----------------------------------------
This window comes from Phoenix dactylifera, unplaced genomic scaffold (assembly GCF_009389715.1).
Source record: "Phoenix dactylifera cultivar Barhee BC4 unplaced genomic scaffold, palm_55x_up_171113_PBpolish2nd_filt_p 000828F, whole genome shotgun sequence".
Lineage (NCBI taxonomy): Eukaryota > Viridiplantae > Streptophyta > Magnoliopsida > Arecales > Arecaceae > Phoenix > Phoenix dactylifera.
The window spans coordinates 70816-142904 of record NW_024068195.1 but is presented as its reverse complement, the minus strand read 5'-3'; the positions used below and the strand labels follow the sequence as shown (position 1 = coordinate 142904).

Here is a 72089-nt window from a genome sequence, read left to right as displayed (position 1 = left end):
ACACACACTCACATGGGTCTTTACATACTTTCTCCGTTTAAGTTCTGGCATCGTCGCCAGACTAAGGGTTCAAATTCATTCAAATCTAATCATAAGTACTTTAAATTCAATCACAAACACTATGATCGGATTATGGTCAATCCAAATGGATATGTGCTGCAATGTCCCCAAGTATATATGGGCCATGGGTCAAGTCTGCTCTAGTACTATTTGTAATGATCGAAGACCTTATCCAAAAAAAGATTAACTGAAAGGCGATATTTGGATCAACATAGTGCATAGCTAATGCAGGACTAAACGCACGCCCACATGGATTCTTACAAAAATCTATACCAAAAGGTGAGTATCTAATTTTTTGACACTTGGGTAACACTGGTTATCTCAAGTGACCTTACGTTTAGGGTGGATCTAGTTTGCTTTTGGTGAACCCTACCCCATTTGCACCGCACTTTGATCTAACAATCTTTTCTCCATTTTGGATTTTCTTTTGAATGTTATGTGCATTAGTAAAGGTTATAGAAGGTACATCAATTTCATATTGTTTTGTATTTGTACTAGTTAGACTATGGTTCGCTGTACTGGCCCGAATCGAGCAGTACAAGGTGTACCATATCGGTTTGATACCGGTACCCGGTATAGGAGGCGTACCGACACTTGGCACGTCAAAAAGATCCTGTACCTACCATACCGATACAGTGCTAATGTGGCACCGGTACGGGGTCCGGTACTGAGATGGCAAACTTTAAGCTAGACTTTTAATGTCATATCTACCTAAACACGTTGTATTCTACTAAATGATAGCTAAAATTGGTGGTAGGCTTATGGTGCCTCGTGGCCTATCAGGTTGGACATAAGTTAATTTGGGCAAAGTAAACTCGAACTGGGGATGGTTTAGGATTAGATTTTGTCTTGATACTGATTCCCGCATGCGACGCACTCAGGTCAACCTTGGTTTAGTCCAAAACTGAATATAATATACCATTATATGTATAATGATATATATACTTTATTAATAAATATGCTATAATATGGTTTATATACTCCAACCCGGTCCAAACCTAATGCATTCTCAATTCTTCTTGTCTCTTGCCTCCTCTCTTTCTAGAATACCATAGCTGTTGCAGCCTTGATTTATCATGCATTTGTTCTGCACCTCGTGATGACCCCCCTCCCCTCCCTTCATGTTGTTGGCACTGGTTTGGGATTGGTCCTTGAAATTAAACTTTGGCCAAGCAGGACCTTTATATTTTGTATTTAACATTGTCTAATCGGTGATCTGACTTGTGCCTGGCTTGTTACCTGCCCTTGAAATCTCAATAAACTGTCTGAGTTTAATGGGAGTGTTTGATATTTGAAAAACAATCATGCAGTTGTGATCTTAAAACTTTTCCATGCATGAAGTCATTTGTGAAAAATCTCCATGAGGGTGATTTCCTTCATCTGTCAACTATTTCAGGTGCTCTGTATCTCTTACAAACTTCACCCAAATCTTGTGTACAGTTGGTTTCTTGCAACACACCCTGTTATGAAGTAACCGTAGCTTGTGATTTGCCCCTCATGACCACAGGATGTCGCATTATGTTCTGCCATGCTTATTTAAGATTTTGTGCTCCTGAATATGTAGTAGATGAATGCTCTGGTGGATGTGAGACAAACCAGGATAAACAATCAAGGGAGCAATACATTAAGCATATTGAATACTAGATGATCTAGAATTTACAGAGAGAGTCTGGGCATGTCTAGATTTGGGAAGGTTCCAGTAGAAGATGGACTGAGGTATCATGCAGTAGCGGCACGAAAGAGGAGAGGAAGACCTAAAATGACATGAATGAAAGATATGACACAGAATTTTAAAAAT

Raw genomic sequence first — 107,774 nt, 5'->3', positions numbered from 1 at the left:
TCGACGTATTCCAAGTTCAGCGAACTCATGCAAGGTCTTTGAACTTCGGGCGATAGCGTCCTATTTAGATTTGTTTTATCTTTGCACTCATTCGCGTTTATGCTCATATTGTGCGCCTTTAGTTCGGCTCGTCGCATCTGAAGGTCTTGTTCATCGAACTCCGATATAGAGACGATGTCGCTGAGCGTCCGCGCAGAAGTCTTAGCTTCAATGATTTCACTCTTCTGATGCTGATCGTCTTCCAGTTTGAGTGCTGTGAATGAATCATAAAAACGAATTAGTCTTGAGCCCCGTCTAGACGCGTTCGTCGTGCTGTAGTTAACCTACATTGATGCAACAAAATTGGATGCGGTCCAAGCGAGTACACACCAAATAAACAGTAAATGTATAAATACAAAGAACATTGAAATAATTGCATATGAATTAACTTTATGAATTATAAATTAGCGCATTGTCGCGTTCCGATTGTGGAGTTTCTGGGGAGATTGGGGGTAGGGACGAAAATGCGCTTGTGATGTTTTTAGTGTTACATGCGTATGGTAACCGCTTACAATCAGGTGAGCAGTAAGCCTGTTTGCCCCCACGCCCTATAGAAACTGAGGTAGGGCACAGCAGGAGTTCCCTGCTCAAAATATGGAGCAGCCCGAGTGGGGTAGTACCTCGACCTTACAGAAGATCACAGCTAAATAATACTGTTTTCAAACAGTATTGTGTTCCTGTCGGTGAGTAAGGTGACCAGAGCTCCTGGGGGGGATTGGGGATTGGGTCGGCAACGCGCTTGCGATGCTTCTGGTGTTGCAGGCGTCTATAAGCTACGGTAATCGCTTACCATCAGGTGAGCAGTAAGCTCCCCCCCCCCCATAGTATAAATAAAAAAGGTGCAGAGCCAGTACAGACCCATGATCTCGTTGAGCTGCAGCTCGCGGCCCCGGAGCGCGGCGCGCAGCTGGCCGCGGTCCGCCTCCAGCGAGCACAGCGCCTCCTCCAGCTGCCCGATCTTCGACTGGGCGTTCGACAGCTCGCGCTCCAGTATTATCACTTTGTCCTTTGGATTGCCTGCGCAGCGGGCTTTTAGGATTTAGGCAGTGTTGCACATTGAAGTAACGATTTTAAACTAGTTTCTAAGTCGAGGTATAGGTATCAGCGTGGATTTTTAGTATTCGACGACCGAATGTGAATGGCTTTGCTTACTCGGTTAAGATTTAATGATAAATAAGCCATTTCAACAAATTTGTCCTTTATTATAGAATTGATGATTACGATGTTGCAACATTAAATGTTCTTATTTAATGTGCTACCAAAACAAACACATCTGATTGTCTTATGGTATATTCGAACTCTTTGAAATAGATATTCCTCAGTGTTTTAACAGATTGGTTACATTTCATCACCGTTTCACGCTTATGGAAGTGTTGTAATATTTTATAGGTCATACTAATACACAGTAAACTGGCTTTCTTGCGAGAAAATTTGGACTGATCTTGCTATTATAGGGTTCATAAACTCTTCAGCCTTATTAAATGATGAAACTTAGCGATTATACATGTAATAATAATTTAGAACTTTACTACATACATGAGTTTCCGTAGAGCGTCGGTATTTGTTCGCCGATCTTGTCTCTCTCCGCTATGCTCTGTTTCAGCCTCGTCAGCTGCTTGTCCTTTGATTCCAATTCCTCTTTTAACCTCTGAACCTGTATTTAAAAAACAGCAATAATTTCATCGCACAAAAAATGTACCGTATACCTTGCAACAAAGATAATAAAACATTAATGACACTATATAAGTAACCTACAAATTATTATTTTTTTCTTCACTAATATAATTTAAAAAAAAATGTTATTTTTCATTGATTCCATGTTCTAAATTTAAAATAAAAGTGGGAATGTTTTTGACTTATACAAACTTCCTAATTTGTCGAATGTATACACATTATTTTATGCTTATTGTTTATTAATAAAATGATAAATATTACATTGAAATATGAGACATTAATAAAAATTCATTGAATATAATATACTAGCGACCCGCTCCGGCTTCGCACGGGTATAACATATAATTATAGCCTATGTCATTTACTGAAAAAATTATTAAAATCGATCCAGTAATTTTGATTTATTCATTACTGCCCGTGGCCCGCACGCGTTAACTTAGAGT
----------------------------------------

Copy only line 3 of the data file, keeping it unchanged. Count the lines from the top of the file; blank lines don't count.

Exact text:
Lineage (NCBI taxonomy): Eukaryota > Viridiplantae > Streptophyta > Magnoliopsida > Arecales > Arecaceae > Phoenix > Phoenix dactylifera.